Friday, September 28, 2012

Real Life Examples Of Wi-Fi Internet Security Risks For Mobile Devices

Author: Gagan Masoun
Real Life Examples Of Wi-Fi Internet Security Risks For Mobile DevicesIn late 2011, there were several experiments which vividly demonstrated the real-life Internet security threats Wi-Fi hotspots hold, especially for mobile devices.All of the tests were conducted with volunteers, however Internet security experts were able to easily gather usernames, passwords, and even phone messages at a public Wi-Fi hotspot with little effort.

The Information Gathering Experiment

In one experiment, a significant amount of information was harvested from smart phones without the user’s knowledge.  In fact, most of them were not even actively surfing the Internet.  As long as the phone was on, it automatically connected to the Wi-Fi hotspot and gave hackers the access they needed.  In some cases, the phone was in the user’s pocket the entire time.  They never actively connected to the Wi-Fi hotspot or access to the Internet.  The worst part is that this Internet security flaw has been known about for years and a built-in, permanent solution has yet to be developed.  

The Equipment Needed to Replicate the Experiment Is Cheap

What makes these Wi-Fi Internet security threats even more dangerous is how easy they are to set up.  The piece of communications equipment required to harvest information can be purchased for less than $75.  The software installed on to the communications equipment was downloaded from the Internet for free.  Combining the communications equipment and software allows testers to quickly set up fake Wi-Fi gateways.  To make matters worse, the latest generation of smart phone automatically connected to the gateway, which is a significant Internet security threat many users are unaware of.

Read Also: How SSL Provides Security To TCP/IP

The Terms Of Service Experiment

In another experiment, a fake Wi-Fi hotspot was created and invited people to pay for Internet access.  To Internet security risks were brought to light during this experiment.  The first is people are more than willing to enter their credit card information without knowing who has created the Wi-Fi hotspots.  Not only does this give hackers access to the user's device, but they get paid as well.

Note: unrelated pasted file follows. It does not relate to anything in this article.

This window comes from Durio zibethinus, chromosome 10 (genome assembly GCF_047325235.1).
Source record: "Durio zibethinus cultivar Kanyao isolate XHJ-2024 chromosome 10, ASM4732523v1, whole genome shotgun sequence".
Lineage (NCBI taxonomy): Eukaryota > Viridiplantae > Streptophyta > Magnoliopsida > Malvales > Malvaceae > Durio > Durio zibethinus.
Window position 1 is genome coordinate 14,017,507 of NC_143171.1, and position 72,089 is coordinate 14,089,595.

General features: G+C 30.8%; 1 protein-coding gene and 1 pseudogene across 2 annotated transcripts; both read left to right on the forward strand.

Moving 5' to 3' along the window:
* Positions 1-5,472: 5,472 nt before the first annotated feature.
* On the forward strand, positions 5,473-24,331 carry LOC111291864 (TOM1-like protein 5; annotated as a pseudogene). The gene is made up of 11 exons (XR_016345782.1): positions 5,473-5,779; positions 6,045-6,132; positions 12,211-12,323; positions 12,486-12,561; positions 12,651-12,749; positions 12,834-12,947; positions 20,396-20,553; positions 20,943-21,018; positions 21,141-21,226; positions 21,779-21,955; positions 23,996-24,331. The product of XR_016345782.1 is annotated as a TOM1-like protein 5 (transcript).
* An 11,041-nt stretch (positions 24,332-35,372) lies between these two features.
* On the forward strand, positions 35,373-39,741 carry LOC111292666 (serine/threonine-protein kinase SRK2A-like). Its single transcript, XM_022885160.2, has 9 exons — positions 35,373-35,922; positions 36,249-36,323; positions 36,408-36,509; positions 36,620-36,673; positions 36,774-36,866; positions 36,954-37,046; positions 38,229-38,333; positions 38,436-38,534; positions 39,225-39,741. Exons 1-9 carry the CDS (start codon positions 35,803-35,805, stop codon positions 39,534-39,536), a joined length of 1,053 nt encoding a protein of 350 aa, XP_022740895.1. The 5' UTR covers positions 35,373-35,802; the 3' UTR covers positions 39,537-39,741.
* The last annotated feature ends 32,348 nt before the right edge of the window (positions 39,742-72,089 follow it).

The second Internet security threat was the terms and conditions.  In order to pay for access to the Wi-Fi hotspot, users blindly agreed to the terms and conditions by clicking a check box.  The terms and conditions clearly stated “You agree we can do anything we like with your credit card details and personal log ins”.  If this was not an experiment but a real world situation, the hackers would have gained legal consent from the user to do whatever they wanted.  This could include stealing identities, hijacking e-mail accounts, and committing fraud.

Addressing The Internet Security Risks Of Wi-Fi Hotspots

If there is only one lesson to learn from these experiments, is that everyone must take personal responsibility for their own Internet security.  It doesn't matter who sets up a Wi-Fi hotspot or where it is located, the owner has no legal responsibility to provide any form of Internet security to the users.  This makes Wi-Fi hotspots a prime target for hackers and data thieves.  While all mobile devices are at risk, these experiments demonstrated why smartphones have become popular targets for malicious attacks. It explains why people today use tools such as VPN for Android phones or iPhone to protect their online activities.

Author - Gagan Masoun is the owner of Blogs Daddy Blog.Gagan lives in India, has been blogging since 2010 and writing Blogs Daddy Blog since 2011.You can find him in the usual social networks.


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